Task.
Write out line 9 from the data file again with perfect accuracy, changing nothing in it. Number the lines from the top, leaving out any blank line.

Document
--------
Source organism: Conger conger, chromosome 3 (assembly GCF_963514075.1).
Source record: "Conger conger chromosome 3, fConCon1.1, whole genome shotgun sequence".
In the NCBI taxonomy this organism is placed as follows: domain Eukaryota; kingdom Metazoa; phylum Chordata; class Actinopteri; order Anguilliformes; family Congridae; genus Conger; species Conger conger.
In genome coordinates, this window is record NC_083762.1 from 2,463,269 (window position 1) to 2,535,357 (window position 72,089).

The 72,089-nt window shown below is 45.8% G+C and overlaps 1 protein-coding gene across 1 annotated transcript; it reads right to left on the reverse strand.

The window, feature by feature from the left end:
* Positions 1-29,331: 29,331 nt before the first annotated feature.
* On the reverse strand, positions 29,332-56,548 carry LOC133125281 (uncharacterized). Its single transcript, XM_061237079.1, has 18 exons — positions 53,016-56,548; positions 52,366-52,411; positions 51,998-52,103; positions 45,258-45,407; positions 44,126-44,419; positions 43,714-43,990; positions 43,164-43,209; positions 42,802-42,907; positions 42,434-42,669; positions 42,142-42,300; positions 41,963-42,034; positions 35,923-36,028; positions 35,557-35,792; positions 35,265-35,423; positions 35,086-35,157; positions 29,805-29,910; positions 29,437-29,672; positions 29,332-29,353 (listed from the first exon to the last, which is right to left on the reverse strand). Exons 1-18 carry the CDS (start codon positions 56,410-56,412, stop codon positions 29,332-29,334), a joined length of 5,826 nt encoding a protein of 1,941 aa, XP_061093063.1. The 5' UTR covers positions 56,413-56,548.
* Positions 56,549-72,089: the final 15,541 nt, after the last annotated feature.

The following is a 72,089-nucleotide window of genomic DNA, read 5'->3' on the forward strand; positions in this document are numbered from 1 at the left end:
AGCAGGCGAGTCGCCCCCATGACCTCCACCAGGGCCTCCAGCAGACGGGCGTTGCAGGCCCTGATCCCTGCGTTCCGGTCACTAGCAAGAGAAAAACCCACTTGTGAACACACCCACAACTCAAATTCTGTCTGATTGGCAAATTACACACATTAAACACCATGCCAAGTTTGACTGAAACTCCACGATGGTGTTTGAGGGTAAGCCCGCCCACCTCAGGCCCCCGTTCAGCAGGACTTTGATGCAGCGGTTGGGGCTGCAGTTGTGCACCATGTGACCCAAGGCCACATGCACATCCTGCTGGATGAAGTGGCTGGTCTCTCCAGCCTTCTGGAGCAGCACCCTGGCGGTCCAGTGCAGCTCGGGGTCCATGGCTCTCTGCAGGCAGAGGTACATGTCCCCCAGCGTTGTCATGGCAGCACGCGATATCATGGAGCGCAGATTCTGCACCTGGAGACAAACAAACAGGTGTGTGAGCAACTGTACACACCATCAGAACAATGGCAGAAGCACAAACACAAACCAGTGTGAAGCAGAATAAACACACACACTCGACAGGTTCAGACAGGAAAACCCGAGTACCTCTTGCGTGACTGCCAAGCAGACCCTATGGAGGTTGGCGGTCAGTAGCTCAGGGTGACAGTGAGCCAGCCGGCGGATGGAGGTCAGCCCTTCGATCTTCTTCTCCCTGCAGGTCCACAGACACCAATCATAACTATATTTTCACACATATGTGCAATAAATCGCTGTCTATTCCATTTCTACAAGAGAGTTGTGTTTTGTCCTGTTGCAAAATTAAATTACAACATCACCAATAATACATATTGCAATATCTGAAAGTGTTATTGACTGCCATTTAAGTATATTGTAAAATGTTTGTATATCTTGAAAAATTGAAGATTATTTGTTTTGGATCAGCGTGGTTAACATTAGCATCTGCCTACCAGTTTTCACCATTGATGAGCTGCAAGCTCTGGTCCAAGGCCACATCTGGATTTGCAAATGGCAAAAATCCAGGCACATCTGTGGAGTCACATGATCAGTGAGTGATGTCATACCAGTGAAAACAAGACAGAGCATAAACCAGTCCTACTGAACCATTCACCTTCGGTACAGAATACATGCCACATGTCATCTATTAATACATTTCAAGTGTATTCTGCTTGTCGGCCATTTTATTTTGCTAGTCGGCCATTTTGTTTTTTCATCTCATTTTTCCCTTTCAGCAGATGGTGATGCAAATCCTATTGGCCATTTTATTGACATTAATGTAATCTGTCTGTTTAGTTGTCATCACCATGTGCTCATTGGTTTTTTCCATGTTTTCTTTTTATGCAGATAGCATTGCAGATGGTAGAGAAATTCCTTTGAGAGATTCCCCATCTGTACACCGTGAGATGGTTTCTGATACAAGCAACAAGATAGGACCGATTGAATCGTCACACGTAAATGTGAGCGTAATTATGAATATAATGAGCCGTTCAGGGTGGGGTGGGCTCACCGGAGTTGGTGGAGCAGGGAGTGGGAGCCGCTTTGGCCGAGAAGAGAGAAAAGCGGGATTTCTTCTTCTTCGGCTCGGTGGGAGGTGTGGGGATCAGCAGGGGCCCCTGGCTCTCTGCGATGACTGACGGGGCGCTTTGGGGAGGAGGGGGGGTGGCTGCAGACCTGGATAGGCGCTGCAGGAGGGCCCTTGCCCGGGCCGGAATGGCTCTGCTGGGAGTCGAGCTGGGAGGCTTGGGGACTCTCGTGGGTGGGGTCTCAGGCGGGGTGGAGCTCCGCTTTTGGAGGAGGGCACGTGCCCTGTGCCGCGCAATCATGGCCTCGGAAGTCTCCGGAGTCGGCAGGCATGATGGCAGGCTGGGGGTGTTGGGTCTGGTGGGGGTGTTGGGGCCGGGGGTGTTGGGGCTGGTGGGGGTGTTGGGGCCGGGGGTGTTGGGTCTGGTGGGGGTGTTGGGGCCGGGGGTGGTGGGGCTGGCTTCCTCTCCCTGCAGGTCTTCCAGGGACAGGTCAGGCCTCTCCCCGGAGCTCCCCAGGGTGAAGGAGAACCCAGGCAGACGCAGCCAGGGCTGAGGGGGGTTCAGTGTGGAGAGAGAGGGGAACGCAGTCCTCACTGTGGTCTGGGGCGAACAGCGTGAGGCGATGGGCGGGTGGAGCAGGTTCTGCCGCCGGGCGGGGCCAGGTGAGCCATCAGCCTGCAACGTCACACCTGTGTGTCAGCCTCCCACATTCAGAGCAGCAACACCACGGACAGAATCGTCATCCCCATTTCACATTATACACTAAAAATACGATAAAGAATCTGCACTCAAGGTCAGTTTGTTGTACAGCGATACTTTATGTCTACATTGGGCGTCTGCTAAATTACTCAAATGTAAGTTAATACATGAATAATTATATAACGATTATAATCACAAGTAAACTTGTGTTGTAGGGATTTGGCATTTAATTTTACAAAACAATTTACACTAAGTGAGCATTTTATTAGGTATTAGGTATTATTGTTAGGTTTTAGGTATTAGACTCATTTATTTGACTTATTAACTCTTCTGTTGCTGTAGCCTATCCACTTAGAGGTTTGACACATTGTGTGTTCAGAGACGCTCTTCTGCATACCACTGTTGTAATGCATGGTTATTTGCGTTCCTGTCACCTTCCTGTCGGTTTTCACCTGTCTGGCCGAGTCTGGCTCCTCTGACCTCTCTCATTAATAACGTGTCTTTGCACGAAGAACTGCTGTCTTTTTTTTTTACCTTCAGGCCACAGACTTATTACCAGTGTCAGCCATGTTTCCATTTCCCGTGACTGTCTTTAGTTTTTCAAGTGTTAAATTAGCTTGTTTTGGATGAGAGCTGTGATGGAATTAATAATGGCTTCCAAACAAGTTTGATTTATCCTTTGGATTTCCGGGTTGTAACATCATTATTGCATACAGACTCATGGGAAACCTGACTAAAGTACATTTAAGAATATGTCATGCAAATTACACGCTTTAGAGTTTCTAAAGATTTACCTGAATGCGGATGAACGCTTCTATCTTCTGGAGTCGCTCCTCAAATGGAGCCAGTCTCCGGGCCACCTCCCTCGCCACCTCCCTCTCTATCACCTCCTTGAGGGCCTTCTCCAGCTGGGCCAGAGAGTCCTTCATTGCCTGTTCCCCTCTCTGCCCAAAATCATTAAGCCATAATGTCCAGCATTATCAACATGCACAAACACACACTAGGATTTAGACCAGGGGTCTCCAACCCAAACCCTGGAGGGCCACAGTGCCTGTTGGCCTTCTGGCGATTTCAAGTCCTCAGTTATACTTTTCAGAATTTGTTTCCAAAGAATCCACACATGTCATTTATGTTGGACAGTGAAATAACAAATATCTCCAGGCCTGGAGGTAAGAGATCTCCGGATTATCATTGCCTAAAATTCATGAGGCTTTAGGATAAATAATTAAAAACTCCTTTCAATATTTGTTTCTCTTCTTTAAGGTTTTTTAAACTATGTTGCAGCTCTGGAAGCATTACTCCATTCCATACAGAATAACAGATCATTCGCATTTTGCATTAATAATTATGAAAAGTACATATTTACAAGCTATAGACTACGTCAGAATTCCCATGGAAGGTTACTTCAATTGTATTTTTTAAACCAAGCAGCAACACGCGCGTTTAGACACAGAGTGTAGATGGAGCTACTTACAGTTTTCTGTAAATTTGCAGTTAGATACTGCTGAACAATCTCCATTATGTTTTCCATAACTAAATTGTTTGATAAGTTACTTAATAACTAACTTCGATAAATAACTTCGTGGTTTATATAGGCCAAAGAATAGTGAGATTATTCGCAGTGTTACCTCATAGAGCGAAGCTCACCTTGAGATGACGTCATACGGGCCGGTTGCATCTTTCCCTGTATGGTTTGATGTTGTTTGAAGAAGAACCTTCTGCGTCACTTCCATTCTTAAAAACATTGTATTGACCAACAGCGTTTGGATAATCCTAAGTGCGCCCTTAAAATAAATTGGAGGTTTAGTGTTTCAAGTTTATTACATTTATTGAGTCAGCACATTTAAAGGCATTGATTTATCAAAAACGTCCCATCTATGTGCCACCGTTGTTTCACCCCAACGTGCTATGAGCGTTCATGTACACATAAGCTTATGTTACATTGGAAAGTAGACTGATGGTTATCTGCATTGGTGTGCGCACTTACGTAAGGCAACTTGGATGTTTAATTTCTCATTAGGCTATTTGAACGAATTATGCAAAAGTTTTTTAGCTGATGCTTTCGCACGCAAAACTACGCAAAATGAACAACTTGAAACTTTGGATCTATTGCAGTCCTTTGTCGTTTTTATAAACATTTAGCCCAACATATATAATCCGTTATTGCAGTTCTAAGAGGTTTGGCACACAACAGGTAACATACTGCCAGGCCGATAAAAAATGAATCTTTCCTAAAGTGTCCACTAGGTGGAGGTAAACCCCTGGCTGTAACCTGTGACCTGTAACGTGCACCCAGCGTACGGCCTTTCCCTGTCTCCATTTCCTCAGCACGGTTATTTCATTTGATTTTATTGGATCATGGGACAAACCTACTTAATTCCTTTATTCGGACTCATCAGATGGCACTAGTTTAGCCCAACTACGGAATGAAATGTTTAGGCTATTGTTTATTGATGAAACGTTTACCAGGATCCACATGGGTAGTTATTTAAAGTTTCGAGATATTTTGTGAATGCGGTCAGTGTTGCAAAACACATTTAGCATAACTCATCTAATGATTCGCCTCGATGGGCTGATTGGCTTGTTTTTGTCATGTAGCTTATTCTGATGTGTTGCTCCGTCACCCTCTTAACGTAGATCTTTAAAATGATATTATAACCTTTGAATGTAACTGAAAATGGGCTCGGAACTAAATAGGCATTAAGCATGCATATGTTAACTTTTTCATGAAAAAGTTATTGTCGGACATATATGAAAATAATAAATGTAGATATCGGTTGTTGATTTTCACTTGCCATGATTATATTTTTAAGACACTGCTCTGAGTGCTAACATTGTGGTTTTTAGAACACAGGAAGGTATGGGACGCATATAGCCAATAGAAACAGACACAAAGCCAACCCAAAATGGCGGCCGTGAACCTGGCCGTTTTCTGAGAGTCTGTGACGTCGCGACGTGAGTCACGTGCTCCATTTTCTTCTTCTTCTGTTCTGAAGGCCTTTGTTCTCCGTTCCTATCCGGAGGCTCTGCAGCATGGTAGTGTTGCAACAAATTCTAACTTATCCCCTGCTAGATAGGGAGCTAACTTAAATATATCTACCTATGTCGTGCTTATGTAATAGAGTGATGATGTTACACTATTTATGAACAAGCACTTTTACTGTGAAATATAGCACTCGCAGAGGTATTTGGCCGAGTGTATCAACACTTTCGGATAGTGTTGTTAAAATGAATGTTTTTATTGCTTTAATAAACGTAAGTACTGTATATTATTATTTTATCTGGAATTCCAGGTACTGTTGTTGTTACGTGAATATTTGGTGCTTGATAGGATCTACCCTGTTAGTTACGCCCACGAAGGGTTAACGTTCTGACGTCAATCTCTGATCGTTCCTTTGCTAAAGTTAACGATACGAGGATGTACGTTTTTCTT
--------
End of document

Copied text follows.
* Positions 56,549-72,089: the final 15,541 nt, after the last annotated feature.